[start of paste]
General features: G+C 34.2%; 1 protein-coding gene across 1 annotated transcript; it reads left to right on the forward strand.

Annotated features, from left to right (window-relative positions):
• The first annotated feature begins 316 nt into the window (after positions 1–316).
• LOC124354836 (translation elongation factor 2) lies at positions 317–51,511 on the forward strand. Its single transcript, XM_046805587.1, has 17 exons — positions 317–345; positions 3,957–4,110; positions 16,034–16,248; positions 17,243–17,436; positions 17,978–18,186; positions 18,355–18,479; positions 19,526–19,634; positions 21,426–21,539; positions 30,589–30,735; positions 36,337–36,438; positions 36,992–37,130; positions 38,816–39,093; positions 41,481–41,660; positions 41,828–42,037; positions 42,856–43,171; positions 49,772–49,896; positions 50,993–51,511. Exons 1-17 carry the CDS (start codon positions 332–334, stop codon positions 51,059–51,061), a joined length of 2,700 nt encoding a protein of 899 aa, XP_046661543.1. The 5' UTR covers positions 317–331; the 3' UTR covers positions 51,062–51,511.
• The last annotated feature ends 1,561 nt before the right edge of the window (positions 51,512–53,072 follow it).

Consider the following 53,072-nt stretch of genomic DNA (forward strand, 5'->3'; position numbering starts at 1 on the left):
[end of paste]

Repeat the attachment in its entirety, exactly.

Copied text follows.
General features: G+C 34.2%; 1 protein-coding gene across 1 annotated transcript; it reads left to right on the forward strand.

Annotated features, from left to right (window-relative positions):
• The first annotated feature begins 316 nt into the window (after positions 1–316).
• LOC124354836 (translation elongation factor 2) lies at positions 317–51,511 on the forward strand. Its single transcript, XM_046805587.1, has 17 exons — positions 317–345; positions 3,957–4,110; positions 16,034–16,248; positions 17,243–17,436; positions 17,978–18,186; positions 18,355–18,479; positions 19,526–19,634; positions 21,426–21,539; positions 30,589–30,735; positions 36,337–36,438; positions 36,992–37,130; positions 38,816–39,093; positions 41,481–41,660; positions 41,828–42,037; positions 42,856–43,171; positions 49,772–49,896; positions 50,993–51,511. Exons 1-17 carry the CDS (start codon positions 332–334, stop codon positions 51,059–51,061), a joined length of 2,700 nt encoding a protein of 899 aa, XP_046661543.1. The 5' UTR covers positions 317–331; the 3' UTR covers positions 51,062–51,511.
• The last annotated feature ends 1,561 nt before the right edge of the window (positions 51,512–53,072 follow it).

Consider the following 53,072-nt stretch of genomic DNA (forward strand, 5'->3'; position numbering starts at 1 on the left):